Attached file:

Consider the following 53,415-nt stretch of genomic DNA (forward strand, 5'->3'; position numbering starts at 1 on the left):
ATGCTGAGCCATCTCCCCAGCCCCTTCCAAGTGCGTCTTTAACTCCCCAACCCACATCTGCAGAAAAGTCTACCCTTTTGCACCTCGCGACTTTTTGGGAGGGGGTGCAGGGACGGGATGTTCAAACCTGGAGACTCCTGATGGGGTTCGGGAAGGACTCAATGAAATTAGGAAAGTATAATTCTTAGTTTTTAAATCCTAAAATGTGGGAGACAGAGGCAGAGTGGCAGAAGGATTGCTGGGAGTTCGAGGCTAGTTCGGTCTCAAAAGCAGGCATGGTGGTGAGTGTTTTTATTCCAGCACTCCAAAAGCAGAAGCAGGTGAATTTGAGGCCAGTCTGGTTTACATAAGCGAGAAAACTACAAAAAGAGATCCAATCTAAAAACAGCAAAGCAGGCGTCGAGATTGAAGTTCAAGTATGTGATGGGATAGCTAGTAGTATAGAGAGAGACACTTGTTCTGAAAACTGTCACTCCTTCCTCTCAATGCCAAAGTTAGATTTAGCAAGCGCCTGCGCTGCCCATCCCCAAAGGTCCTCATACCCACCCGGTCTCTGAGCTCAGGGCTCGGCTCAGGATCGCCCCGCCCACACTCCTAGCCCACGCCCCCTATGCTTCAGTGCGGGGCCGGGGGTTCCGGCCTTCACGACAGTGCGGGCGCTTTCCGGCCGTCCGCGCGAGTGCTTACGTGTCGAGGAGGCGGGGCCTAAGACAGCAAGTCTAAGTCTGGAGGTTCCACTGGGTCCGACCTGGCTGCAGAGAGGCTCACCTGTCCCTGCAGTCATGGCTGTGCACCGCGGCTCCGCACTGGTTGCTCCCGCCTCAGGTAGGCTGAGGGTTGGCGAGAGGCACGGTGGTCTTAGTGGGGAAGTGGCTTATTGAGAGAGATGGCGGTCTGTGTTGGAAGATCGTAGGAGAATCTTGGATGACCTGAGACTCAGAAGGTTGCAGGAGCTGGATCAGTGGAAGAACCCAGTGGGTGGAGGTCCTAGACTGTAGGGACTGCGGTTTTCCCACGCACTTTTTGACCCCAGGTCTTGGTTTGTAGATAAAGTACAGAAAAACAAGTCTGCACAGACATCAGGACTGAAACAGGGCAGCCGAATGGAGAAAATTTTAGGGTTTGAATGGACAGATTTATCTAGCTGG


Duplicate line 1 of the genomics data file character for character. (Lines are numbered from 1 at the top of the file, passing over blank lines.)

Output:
Consider the following 53,415-nt stretch of genomic DNA (forward strand, 5'->3'; position numbering starts at 1 on the left):